OHIO VALLEY — Imagine waking up tomorrow and the Ohio River being nearly 50 feet higher than it is right now.
A little more than 80 years ago that was the case along the Ohio River.
As of this writing, the Ohio River level at the Racine Locks and Dam was at 16 feet deep, meaning the level in Pomeroy was approximately 19 feet.
In late January 1937, the river was more than 50 feet deeper than that in spots throughout the region.
The great flood of 1937 saw the highest recorded river crest in Gallipolis at 69.60 feet, narrowly beating the 1913 flood which saw a crest of 67.90 feet.
In Pomeroy and Point Pleasant, the 1937 flood was the second highest crests recorded. In Pomeroy it was 67.8 feet, one foot lower than the 1913 flood, while in Point Pleasant it was 62.70 feet, .10 feet lower than the 1913 flood.
Local historian Jordan Pickens told the Sentinel of the Frank Titus residence on Lincoln Hill which was used by the Ohio State Highway Patrol and radio operators for communication. This was the only communication in or out, relaying information about weather conditions and when help was coming as telegraph and phone lines were down and there was no rail transportation. In addition to Ohio State Highway Patrol, a network of professional radio operators and ham radio operators that assisted with getting the message out.
The resilience of the people is what Pickens said stood out most to him about the flooding in 1937. The flood caused businesses to bankrupt, and took homes and possessions from people who already had very little in the great depression, but they battled back and rebuilt.
The widespread flooding along the Ohio River from Pittsburgh, Pennsylvania to Illinois, prompted steps to be taken to help prevent future flooding. Reservoirs were constructed and dams were ultimately built along the river.
Additional photos from 1937, along with a photo project undertaken by John Scott’s daughter and granddaughter, Mary Wise and Jennifer Harrison, on the 75th anniversary of the flood can be found on the Meigs County Historical Society Facebook page or on display at the museum in Pomeroy through March.
Dr. R.R. Boice and Mary Ewing Buck (Bob Buck’s mother) sitting in rear of boat, while her brother Henry Ewing (Benny Ewing’s father) stands in a photo which was taken above what is now Mick’s Barbershop on Main Street during the January 1937 flood.
This photo from Court Street in Pomeroy shows the area that is now People’s Bank, Clark’s Jewelry Store and the former Daily Sentinel/Farmer’s Bank building.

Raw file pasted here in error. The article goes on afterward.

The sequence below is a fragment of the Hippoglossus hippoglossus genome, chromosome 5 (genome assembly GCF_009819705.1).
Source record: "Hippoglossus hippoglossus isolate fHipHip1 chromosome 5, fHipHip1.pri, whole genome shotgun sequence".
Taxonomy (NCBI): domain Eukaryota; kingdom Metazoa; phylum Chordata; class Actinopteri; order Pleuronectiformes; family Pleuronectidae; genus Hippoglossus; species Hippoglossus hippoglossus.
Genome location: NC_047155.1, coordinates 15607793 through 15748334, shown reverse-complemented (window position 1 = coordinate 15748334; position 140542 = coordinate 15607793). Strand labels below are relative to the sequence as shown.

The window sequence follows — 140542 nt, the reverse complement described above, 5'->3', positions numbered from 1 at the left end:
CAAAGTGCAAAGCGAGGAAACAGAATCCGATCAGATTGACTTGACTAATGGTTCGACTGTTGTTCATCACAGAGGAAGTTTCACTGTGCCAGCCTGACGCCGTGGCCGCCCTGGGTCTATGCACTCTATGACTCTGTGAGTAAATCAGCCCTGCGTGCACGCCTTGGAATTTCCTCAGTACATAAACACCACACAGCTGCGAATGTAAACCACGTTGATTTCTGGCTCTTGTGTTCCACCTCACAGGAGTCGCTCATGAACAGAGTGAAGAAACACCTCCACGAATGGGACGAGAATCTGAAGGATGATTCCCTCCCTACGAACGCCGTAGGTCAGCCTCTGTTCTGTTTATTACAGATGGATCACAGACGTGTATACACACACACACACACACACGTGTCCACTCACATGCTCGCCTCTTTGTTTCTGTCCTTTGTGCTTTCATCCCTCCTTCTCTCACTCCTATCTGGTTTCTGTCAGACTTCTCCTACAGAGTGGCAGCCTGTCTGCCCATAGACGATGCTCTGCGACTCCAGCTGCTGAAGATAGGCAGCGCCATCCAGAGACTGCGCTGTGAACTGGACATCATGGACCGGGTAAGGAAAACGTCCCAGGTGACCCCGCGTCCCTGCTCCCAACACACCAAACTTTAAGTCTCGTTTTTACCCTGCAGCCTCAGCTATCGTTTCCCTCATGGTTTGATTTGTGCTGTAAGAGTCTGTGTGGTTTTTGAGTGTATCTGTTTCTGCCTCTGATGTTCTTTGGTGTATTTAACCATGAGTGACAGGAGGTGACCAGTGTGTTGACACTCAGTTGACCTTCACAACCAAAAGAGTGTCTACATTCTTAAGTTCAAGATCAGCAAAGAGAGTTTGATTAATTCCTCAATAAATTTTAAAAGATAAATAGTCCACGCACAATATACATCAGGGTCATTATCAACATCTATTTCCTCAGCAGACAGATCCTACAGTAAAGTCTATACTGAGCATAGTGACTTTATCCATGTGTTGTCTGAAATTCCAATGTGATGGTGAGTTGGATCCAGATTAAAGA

Individuals are seen standing on the balcony of the Downing House, North Second Avenue in Middleport during the 1937 flood.
The view looking north on Second Street from the roof of the Meigs County Courthouse during the flood in 1937.
The Midwest Steel Building (located next to where Powell’s Foodfair is now) as taken from middle of Ohio River in flood stage.
A cartoon from the Pomeroy Daily Tribune in reference to the 1937 flood.
Residents make use of the second floor balconies on North Second Avenue in Middleport (currently the Locker 219 building).
Looking north toward Middleport Masonic Temple (Riverbend Arts Council) at North Second Avenue and Walnut Street in Middleport.
Point Pleasant during the 1937 flood. The brick building at left center is now the Point Pleasant River Museum. This picture was taken from the Shadle Bridge, with the Silver Bridge seen in the background.
This photo taken from the New York Central Railroad bridge of Point Pleasant shows the area between Main Street and Sixth Street.
Second Street in Pomeroy is shown from the area that is now the Farmers Bank Corporate Office.
The water came up in front of the former Racine High School/Southern Junior High.
The large white house which sits at the bottom of Spring Avenue can be seen in the flood waters which covered a large portion of the house.
The only way down the hill on Spring Avenue toward Main Street was by boat.
The Frank Titus residence on Lincoln Hill was used for communication.
This photo was taken on Union Avenue by the “Wisecup” house. In the back is Dr. Harold Brown (father of Dentist), Otis Parker (with cap on left) and Carl Spangler (right).
As the flood waters receded Goesslers and Farmers Bank (Clarks and Daily Sentinel) can begin to be seen again.